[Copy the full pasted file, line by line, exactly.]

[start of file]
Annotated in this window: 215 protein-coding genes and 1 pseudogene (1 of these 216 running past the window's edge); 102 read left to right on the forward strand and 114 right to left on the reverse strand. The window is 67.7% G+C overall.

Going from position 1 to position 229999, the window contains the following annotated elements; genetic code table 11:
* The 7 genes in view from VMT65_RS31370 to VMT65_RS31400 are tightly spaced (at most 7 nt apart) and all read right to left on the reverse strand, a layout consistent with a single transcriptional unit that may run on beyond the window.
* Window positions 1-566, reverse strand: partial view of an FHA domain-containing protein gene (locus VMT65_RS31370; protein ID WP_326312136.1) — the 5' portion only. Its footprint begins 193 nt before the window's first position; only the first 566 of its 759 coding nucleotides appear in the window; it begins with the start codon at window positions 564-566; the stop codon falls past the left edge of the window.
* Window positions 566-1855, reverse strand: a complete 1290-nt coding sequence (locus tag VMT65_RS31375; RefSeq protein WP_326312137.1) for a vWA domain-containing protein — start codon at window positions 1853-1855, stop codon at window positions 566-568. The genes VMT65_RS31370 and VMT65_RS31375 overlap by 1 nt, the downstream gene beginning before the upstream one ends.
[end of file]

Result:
Annotated in this window: 215 protein-coding genes and 1 pseudogene (1 of these 216 running past the window's edge); 102 read left to right on the forward strand and 114 right to left on the reverse strand. The window is 67.7% G+C overall.

Going from position 1 to position 229999, the window contains the following annotated elements; genetic code table 11:
* The 7 genes in view from VMT65_RS31370 to VMT65_RS31400 are tightly spaced (at most 7 nt apart) and all read right to left on the reverse strand, a layout consistent with a single transcriptional unit that may run on beyond the window.
* Window positions 1-566, reverse strand: partial view of an FHA domain-containing protein gene (locus VMT65_RS31370; protein ID WP_326312136.1) — the 5' portion only. Its footprint begins 193 nt before the window's first position; only the first 566 of its 759 coding nucleotides appear in the window; it begins with the start codon at window positions 564-566; the stop codon falls past the left edge of the window.
* Window positions 566-1855, reverse strand: a complete 1290-nt coding sequence (locus tag VMT65_RS31375; RefSeq protein WP_326312137.1) for a vWA domain-containing protein — start codon at window positions 1853-1855, stop codon at window positions 566-568. The genes VMT65_RS31370 and VMT65_RS31375 overlap by 1 nt, the downstream gene beginning before the upstream one ends.